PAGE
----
Welsh Newspapers

Search 15 million Welsh newspaper articles

Hide Articles List

8 articles on this Page

Family Notices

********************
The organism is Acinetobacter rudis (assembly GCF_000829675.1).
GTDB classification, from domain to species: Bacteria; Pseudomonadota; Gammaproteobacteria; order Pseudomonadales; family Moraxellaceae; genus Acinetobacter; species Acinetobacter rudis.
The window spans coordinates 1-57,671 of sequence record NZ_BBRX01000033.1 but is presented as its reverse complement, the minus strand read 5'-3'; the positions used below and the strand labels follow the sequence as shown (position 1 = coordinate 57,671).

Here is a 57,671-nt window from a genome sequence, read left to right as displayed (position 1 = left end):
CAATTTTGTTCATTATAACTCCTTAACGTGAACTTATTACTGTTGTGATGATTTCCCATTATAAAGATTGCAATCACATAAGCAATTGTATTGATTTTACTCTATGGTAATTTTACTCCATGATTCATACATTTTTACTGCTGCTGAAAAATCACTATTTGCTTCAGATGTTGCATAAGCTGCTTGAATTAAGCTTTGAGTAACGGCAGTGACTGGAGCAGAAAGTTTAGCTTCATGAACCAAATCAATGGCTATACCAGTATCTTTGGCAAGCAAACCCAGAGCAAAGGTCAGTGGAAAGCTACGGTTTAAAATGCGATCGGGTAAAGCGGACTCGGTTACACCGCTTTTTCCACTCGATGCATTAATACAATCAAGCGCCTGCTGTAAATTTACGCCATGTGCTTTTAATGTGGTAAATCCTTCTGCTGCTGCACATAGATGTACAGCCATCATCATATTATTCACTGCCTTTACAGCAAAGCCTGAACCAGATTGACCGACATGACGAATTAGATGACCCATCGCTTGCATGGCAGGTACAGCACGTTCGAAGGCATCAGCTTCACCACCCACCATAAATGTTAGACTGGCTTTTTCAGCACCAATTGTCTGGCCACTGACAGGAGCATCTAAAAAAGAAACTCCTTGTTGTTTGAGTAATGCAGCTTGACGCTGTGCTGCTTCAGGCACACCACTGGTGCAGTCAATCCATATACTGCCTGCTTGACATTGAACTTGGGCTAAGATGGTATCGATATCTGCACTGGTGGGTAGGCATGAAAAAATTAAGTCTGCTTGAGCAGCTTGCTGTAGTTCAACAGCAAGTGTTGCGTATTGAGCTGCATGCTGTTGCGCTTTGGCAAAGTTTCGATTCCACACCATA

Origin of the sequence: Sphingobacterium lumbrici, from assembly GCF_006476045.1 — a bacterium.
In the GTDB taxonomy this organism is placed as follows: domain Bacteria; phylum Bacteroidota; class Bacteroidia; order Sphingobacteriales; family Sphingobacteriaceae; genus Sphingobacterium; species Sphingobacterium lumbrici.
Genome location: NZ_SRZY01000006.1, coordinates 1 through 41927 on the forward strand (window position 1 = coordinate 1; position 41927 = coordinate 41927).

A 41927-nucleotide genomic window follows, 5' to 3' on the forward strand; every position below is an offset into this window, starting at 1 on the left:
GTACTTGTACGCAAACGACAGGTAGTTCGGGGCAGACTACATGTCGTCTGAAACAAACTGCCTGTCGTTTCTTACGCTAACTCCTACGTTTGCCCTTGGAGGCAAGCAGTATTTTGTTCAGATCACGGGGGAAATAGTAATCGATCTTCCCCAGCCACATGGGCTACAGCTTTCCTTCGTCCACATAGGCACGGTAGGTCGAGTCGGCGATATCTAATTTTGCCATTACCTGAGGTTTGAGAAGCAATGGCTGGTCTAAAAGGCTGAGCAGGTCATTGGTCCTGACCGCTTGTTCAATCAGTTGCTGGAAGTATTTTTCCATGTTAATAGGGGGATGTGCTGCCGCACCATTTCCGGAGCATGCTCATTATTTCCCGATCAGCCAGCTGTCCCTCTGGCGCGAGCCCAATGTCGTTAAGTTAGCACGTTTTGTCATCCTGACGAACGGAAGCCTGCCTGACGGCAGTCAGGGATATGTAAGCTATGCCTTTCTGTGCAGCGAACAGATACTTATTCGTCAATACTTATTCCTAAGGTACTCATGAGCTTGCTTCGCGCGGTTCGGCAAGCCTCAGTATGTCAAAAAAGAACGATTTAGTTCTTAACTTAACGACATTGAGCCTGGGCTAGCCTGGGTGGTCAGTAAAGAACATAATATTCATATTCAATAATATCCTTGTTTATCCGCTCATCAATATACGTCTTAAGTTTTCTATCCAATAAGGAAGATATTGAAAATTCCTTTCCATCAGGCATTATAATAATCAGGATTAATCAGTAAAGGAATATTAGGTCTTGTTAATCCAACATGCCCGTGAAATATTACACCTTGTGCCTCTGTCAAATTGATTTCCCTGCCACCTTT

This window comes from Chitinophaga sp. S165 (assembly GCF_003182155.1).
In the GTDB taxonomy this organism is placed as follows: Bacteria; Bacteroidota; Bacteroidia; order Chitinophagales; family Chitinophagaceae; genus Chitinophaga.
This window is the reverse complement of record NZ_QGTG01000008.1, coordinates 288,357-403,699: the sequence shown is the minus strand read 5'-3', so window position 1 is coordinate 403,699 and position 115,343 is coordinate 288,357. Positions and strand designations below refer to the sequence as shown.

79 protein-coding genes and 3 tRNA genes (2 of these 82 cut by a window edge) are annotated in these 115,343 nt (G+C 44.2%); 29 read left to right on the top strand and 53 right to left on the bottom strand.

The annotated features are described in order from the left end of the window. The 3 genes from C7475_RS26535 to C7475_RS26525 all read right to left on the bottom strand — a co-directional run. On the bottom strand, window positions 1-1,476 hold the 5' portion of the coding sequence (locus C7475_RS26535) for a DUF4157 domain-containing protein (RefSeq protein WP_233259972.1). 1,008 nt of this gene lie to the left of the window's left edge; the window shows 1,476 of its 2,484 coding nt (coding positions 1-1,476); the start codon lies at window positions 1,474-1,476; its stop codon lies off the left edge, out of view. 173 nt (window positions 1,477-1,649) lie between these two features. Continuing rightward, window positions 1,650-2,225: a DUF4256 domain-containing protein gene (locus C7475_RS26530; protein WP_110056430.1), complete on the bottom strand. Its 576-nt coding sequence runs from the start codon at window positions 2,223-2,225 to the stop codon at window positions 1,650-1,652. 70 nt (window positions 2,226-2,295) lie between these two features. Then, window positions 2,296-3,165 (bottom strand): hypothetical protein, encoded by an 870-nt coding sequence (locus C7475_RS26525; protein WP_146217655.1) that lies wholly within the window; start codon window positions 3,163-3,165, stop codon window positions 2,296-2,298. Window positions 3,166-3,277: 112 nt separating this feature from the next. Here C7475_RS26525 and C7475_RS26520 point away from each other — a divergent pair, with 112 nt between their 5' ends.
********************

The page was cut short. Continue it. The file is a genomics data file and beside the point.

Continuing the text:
MONMOUTHSHIRE ANTIQUARIAN ASSOCIATION. THE ANNUAL MEETING AT CHEPSTOW. The annual meeting and pic-tiic of the members of this association were held at Chepstow Castle, on Tuesday last, when there was a large attendance, and the weather, happily, was to the last degree auspicious for an out-of- door gathering. Among those present were-Mr. Oc- tavius Morgan, M.P., (president); Mr. and Mrs. J. E. Lee, (The Priory, Caerleon); Sir Gerald Codrington Mr. T. G. Clark, (Dowlais); Mr. and Mrs. G. W. Nicholl, (The Ham); Mr. and Mrs. Long; Mr. Munday; Mr. and Mrs. F. J. Mitchell, (Llanvrechva Grange) The Misses Rolls, (Hendre); Rev. J. D. and Mrs. Harding; Mr. T. Cordes; Mr. Clarke, (Malpas); Mrs. Firbanks; Rev. Canon Hawkins, Mrs. and Miss Hawkins, (Newport1*; Mrs. Augustus Morgan, (Machen Rectory) Rev. T. Prothero, Mrs. and Miss Prothero, (Malpas Court); Mr. E. J. Phillips, (Mayor of N. wport); Mr. J. Latch, (New- port) Mr. E. M. Curre, (Itton Court) Mr. T. Brown, (Hardwiek House); Rev. J. W. C. and Mrs. Lindsay, (Llanvaches); Mr. D. Harrhv and Miss FTarrhy, (New- port) Miss Lewis, (Tydee) Rev. A. M. and Mrs. Wvatt, (Raglan); Mrs. Oakley, (Lydart) Rev. J. Oukley, (Llan- isuen); Mrs. R. Oakley, (Cwmcarvan); Rev. W., Mrs., and Master Oakley, (Snakescroft); Rev. James Gwynne Rev. Rankin Hall and party, (Shirenewton); Rev. J. C. Proper, (Devauden); Rev. E. T. Williams, (Caldicot); Mr. G. Cave and party Mr. W. D. Evans, (Newport); Rev. Mr. and Mrs. Hope, (Caldicot) Captain Tyler; Rev. Mr. Stock; Rev. E. C. and Mrs. Saunders, (Magor) Rev, Mr. and Mrs. Jones, (Llanvrechva); Mr. King, (Chep- stow), &c., &c. The President having offered a few words of congratu- lation upon the numerous assembly, the Secretary, Mr. J. E. Lee, read the report, as follows:- The Committee in making their annual report have, in the first place, to congratulate the Association on the additional in- terest which is shewn in the county respecting it. The number of subscribing members is now 140, which clearly shows that the Society is appreciated. Since the last meeting at Grosmont the volume on Pencoyd and the neighbourhood has been distri- buted to the members. This publication, from its containing a photograph, has been one of the most expensive printed by the Society, so that the funds have been drawn upon rather more than usual, and in consequence the publication for this year, which may probably be on Penhow Castle, will necessarily be a small one. Annexed is the Treasurer's account. The small balance in hand, it will be seen, is all that the Society has to meet the cost of the book for this year, the expenses of the pre- sent meeting, and some repairs which are unfortunately essen- tial in the roof of the Museum, and which are in progress at the present moment; so that the Committee cannot congratulate the Society much on the state of its finances. The Museum has lately received a donation of coins from Mr. William Oakley, of Snakescrolt; the head of a Roman emperor from Mr. W. H. Nicholl, probably brought from Sicily, and a curious carving of a dog and other things, probably of Roman work, found at Caerleon, and presented by Sergeant Povall. Respecting this sculpture Mr. F. J. Mitchell will say a few words at the present meeting. The thanks of the Society have already been conveyed to the respective donors by the Secretary. The Committee ven- tare to hope that any gentleman finding antiquities on his estate, and not having a private collection, will kindly deposit them in the museum. Celts both of stone and bronze are occa- sionally found, and it would be highly desirable to form a local collection of them. The report was adopted, and the following gentlemen appointed the committee for the ensuing year: Mr. O. Morgan, M.P., (president); Mr. Iltyd Nieholl, Rev. T. Prothero, Rev. Canon Hawkins, Mr. T. G. Clark,Rev. H. P. Edwards, Mr. G. W. Nieholl, Mr. F. J. Mitchell, Mr. J. E. Lee, (secretary and treasurer). Mr. F. J. Mitchell then produced a full-sized lithogra. phic chalk copy of the bas-relief of a dog, referred to in the^r^port, and concerning which he remarked that the original, which was at present in the museum at Caerleon, bad lately been found, forming the cover of a tank, eight feet below the surface of the ground, in a garden occupied by Police-Sergt. Povall, at Caerleon; it was cut in a slab of fine sandstone, and was, he conceived, of Roman work- manship, the artistic manner in which theVork was exe- cuted, and the natural position of the animal, stamping it as a work of art of a superior character. From the prespnee of a small portion of a lion's head and paws, it was sup- posed the carving represented a dog standing against a tree, at bay, before a lion, by which it had been pursued. Diligent search had been made for the remaining portion of the lion, but without success. It was thought that the slab bad been originally a mural ornament, probably for the interior or a house, as it did not bear the appearance of being a: all weather-worn. In support of the theory that the carving was of Roman workmanship, Mr. Mitchell said the dog much resembled* one carved on a tomb in the St. John Lateran Museum, at Rome, not only in its genera! appearance, but also in the kind of collar round its neck and, further, it was well-known that the Romans made frequent use of dogs of various kinds in their sculp- ture, instances of which he related. It was generally con- sidered (the speaker continued) that the greyhound, the bull-do?*, the terrier, and the large slow hound, were natives of and on some imitation Samian ware, which had been found in London, were represented some dogs very similar to the one in question-apparently across between a greyhound and a shepherd's dog. At the conclusion of his remarks, Mr. Mitchell observed that the name grey. h und was derived from dogs of that kind being used for iiu-uing grays," or badgers. L question was raised whether there were now any badgers in this country, but it was replied by several gen. tlemen that there weve. Mr. Lea produced drawings of some curious old fonts at the museum at Cologne, and which were examined with much interest. He also exhibited a drawing of a curious cannon irom Drusus Tower, on the Rhine. It was partly wrought and partly cast iron, with an iron clip to hold it tu the wooden stock. 'i I The party then repaired to the luncheon tent, and jus- tice having been done to the excellent viands there spread, they aeain assembled outside, and The President read a paper by Mr. Wakeman, on "Chepstow Castle and Town." He prefaced it, however, by expressing regret at Mr. Wakeman's absence, and re- markiag upon the varied store of information which that gentleman possessed in memoranda and notes, from which he had long wished they might have compiled a history of the county, which was much required. They had what were called histories; but what was wanted was a detail of ihe manors, parishes, and families, with all the alterations in the proprietors of the estates, from the earliest period to the present time. The president also alluded, with regret, to the absence of Mr. Ormerod, and then proceeded with Mr. Wakeman's paper, from which we gathered that the Castle of Chepstow was stated in the Domesday sur- vey to have been built by William Fitz-Osborne, a near relative and one of the principal advisers of William the Conqueror, who, immediately after the conquest, conferred upon him the Earldom of Hereford, in which was com- prised the whole of Gwent eastward of the Usk, which he ruled under the title of Prince of Gwent." This noble- man was killed in Flanders, four years after the battle of Hastings, so that it was probable the building erected by him formed a very inconsiderable portion of the structure as it afterwards stood, and it seemed evident that that portion occupied a very insignificant position at the western extremity of the present ruins. Yet, although it did not appear by the survey that there was a fortified position at Chepstow prior to the erection of this structure, it was highly probable that such was the case, for it seemed very unlikely that the Britons themselves or tbeir succes- sive invaders should have left unguaided a place of so much importance, it bein^ th^ only aafe passage of the river that occurred for many miles. Besides, an Ancient British camp was still to be seen on Hardwiek Rock, in the vicinity of the town, and in the part of the castle called the chapel-though perhaps erroneously so termed-seve- ral rows of Roman bricks maybe detected. The paper then went on to shew that the road from the Roman station at Gloucester into Gwent, of which distinct traces had been found at Lydney, Siroat, (no doubt a corruption of strata —the street, as the road was called), near Wirewood's Green, in the parish of Tidenham, and at other places on the right bank of the Severn, crossed the river, a short dis- tance above the castle, by means of a bridge, the founda- tions of which the writer remembered to have seen at low water; and the roadway, through what now forms part of the Piercefield estate, could be traced near "The Alcove," to the present day. This the writer considered a sufficient refutation to the opinion,expressed by some eminent anti- quarians that the ancient bridge occupied the site of the present one. In referring to a tradition, mentioned by Cose, that the Roman portion of the castle was built by Julius Caesar, Mr.Wakeman expressed his opinion that the tradition arose from the confounding of the name of the great emperor with that of Julius Frontinus, who was in command of the Roman forces in Britain, in the year 71, A.D., and conquered the Silures in 76, A.D., and whom he (Mr. W.) considered was the builder of the bridge and also of that part of the castle in which the Roman bricks were seen, and which was afterwards incorporated in the Norman building. The paper further went on to shew that on the death of William Filz-Osborne, his estates passed to his son Roger, but upon the latter being con- demned to imprisonment for life, in 1075, they were granted to William de Ou, in whose possession they were at the time of the Domesday survey, about the year 1083. In 1096 the estates were anain forfeited to the crown, when they cama into the possession of the De Clare family, and after tracing the descent to Gilbert De Clare, the grand- father of the celebrated Richard Strongbow, Mr. Wakeman took leave of the subject. The company then proceeded to an inspection of the ruins, during which the President pointed out the various points of interest. His observations were singularly in- teresting and full of information; but for the most part, if reproduced, would require to be accompanied by illustra- tive drawings. He traced the descent of the castle from William Fitz-Osborne to Mowbray, Duke of Norfolk, who, in the middle of the 15th century, sold it to William Her- bert, Earl of Pembroke, from whom, by a marriage con- tract between the families, it came into the hands of the Somersets, with whom it had since remained. The Presi- dent agreed with Mr. Wakeman that before the castle was built by Fitz-Osborne, there had been some Roman works, and gave his reasons for that opinion. He also remarked that there had been various additions to the original castle, and it WHS difficult to describe it precisely; but much of the building was Norman. The proceedings were closed with votes of thanks to the President and Mr. Wakeman.